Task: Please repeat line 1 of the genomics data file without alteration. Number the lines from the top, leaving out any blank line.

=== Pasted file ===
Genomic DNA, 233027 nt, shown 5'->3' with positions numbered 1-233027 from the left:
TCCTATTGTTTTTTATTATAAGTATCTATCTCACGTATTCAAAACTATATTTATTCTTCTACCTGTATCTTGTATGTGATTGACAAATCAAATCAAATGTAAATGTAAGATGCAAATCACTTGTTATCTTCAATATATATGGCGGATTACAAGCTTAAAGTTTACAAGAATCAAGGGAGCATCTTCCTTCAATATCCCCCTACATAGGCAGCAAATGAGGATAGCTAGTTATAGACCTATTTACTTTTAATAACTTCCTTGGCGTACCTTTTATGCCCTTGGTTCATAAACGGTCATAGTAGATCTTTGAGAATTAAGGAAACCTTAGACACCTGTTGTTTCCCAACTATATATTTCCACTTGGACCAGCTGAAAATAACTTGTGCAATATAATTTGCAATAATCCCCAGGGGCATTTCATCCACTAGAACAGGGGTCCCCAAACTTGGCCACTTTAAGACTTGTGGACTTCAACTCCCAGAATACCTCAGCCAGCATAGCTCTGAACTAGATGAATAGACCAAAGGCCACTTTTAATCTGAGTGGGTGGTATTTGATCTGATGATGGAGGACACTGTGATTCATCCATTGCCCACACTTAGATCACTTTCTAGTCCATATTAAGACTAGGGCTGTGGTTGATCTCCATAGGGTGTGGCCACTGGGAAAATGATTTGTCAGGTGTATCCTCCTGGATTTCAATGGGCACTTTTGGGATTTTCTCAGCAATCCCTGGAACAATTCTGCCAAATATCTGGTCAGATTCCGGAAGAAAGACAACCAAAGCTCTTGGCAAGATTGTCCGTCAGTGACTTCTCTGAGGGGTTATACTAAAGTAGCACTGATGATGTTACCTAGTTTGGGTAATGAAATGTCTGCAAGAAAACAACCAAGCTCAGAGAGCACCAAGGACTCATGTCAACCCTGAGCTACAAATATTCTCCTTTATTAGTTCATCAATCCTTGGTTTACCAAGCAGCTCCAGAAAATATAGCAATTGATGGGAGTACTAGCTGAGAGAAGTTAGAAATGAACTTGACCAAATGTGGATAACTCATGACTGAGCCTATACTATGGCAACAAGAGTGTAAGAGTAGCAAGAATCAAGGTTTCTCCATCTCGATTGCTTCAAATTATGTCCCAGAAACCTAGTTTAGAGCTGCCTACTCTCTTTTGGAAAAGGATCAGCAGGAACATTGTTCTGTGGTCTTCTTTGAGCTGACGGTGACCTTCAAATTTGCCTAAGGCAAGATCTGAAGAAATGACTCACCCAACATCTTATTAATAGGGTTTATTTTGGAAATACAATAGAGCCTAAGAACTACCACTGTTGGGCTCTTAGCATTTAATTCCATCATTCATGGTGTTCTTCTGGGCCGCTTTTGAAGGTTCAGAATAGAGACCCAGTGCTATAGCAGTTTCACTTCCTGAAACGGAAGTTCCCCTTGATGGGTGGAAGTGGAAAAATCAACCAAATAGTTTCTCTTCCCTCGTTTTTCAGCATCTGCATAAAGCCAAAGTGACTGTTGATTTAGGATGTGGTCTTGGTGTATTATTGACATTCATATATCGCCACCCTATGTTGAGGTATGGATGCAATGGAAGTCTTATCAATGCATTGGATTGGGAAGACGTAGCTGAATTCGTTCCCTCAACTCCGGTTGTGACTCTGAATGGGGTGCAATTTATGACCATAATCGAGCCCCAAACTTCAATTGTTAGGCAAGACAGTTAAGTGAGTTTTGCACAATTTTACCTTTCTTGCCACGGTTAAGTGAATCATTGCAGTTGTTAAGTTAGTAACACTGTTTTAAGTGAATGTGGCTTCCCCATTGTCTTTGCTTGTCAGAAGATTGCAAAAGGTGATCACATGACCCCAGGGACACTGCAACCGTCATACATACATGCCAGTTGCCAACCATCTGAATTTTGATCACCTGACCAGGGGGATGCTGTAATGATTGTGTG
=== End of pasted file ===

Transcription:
Genomic DNA, 233027 nt, shown 5'->3' with positions numbered 1-233027 from the left: